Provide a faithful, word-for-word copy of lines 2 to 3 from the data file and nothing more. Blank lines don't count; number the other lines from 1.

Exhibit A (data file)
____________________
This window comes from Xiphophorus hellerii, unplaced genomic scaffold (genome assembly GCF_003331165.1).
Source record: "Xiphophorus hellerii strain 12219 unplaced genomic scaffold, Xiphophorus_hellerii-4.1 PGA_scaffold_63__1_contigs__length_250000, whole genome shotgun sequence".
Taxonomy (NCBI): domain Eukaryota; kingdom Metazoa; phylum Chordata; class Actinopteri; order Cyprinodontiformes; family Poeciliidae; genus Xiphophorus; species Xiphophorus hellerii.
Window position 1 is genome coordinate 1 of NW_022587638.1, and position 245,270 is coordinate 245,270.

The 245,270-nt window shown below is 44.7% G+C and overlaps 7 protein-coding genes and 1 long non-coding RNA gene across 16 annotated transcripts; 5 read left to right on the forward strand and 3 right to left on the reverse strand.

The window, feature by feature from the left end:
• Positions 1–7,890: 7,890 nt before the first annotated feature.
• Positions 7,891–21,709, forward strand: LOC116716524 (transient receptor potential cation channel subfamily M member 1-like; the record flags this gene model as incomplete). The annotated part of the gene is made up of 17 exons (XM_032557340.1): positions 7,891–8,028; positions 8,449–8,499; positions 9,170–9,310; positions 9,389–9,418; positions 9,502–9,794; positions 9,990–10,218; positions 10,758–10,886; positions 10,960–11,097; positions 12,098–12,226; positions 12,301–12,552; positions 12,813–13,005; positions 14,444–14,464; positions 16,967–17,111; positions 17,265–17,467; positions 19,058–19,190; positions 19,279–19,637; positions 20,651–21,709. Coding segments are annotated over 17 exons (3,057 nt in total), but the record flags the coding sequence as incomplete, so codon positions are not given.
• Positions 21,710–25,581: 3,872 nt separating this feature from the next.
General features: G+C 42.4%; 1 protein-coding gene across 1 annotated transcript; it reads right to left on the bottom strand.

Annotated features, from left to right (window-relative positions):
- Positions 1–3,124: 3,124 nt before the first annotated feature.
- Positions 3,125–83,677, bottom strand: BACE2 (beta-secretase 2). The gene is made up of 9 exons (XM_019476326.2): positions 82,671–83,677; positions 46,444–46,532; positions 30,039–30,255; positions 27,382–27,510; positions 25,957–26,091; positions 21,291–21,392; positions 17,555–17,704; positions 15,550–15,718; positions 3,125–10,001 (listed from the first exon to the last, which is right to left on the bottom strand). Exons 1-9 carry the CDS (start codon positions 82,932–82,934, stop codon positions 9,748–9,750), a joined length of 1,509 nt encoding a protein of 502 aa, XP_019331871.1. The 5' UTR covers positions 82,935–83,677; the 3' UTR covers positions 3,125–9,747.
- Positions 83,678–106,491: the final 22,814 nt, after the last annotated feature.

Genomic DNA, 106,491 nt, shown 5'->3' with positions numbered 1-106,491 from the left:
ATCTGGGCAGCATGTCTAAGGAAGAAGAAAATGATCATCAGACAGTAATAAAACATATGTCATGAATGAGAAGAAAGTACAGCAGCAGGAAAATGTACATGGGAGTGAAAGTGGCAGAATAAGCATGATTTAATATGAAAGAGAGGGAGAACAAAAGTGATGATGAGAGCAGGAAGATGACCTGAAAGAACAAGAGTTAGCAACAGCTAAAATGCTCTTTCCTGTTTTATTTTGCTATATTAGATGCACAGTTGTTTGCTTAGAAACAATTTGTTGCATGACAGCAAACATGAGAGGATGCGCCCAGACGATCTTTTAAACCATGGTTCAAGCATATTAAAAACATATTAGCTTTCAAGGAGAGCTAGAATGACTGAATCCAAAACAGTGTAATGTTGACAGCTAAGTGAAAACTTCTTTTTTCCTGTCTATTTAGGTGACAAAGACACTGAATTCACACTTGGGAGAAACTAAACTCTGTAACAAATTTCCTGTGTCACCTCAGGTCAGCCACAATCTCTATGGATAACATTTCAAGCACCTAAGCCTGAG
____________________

Source record: "Xiphophorus hellerii strain 12219 unplaced genomic scaffold, Xiphophorus_hellerii-4.1 PGA_scaffold_63__1_contigs__length_250000, whole genome shotgun sequence".
Taxonomy (NCBI): domain Eukaryota; kingdom Metazoa; phylum Chordata; class Actinopteri; order Cyprinodontiformes; family Poeciliidae; genus Xiphophorus; species Xiphophorus hellerii.